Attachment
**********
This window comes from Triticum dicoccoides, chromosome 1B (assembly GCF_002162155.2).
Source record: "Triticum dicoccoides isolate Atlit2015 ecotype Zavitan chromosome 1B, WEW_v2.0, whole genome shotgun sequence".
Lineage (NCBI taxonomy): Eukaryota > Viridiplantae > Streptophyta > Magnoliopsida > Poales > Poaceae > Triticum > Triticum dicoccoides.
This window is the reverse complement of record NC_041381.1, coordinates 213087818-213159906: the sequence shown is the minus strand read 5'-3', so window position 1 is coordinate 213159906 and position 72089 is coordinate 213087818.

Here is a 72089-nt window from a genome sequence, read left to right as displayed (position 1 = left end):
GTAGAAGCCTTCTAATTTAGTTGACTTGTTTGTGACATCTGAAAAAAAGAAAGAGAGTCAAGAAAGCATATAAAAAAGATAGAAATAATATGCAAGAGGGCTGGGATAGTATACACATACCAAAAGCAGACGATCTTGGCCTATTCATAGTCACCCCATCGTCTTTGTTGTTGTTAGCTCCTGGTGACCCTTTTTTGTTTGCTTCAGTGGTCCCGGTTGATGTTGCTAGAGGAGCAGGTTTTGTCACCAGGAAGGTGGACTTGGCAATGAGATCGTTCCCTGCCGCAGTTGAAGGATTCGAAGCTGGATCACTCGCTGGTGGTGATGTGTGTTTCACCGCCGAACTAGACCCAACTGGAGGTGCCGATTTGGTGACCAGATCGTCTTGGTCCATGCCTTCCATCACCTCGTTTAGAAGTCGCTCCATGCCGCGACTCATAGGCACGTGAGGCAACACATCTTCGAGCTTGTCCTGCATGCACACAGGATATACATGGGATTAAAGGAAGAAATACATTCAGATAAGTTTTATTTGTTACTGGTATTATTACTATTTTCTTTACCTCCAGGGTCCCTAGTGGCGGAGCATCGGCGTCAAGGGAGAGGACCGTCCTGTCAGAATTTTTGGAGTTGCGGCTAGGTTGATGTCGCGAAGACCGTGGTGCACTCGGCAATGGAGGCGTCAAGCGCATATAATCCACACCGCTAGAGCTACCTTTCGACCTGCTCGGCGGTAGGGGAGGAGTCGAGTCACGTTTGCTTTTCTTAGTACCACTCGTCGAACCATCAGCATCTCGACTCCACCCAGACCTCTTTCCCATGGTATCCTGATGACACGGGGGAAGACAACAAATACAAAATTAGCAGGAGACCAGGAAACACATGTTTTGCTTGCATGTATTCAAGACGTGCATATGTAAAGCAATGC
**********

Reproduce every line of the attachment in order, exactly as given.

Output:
This window comes from Triticum dicoccoides, chromosome 1B (assembly GCF_002162155.2).
Source record: "Triticum dicoccoides isolate Atlit2015 ecotype Zavitan chromosome 1B, WEW_v2.0, whole genome shotgun sequence".
Lineage (NCBI taxonomy): Eukaryota > Viridiplantae > Streptophyta > Magnoliopsida > Poales > Poaceae > Triticum > Triticum dicoccoides.
This window is the reverse complement of record NC_041381.1, coordinates 213087818-213159906: the sequence shown is the minus strand read 5'-3', so window position 1 is coordinate 213159906 and position 72089 is coordinate 213087818.

Here is a 72089-nt window from a genome sequence, read left to right as displayed (position 1 = left end):
GTAGAAGCCTTCTAATTTAGTTGACTTGTTTGTGACATCTGAAAAAAAGAAAGAGAGTCAAGAAAGCATATAAAAAAGATAGAAATAATATGCAAGAGGGCTGGGATAGTATACACATACCAAAAGCAGACGATCTTGGCCTATTCATAGTCACCCCATCGTCTTTGTTGTTGTTAGCTCCTGGTGACCCTTTTTTGTTTGCTTCAGTGGTCCCGGTTGATGTTGCTAGAGGAGCAGGTTTTGTCACCAGGAAGGTGGACTTGGCAATGAGATCGTTCCCTGCCGCAGTTGAAGGATTCGAAGCTGGATCACTCGCTGGTGGTGATGTGTGTTTCACCGCCGAACTAGACCCAACTGGAGGTGCCGATTTGGTGACCAGATCGTCTTGGTCCATGCCTTCCATCACCTCGTTTAGAAGTCGCTCCATGCCGCGACTCATAGGCACGTGAGGCAACACATCTTCGAGCTTGTCCTGCATGCACACAGGATATACATGGGATTAAAGGAAGAAATACATTCAGATAAGTTTTATTTGTTACTGGTATTATTACTATTTTCTTTACCTCCAGGGTCCCTAGTGGCGGAGCATCGGCGTCAAGGGAGAGGACCGTCCTGTCAGAATTTTTGGAGTTGCGGCTAGGTTGATGTCGCGAAGACCGTGGTGCACTCGGCAATGGAGGCGTCAAGCGCATATAATCCACACCGCTAGAGCTACCTTTCGACCTGCTCGGCGGTAGGGGAGGAGTCGAGTCACGTTTGCTTTTCTTAGTACCACTCGTCGAACCATCAGCATCTCGACTCCACCCAGACCTCTTTCCCATGGTATCCTGATGACACGGGGGAAGACAACAAATACAAAATTAGCAGGAGACCAGGAAACACATGTTTTGCTTGCATGTATTCAAGACGTGCATATGTAAAGCAATGC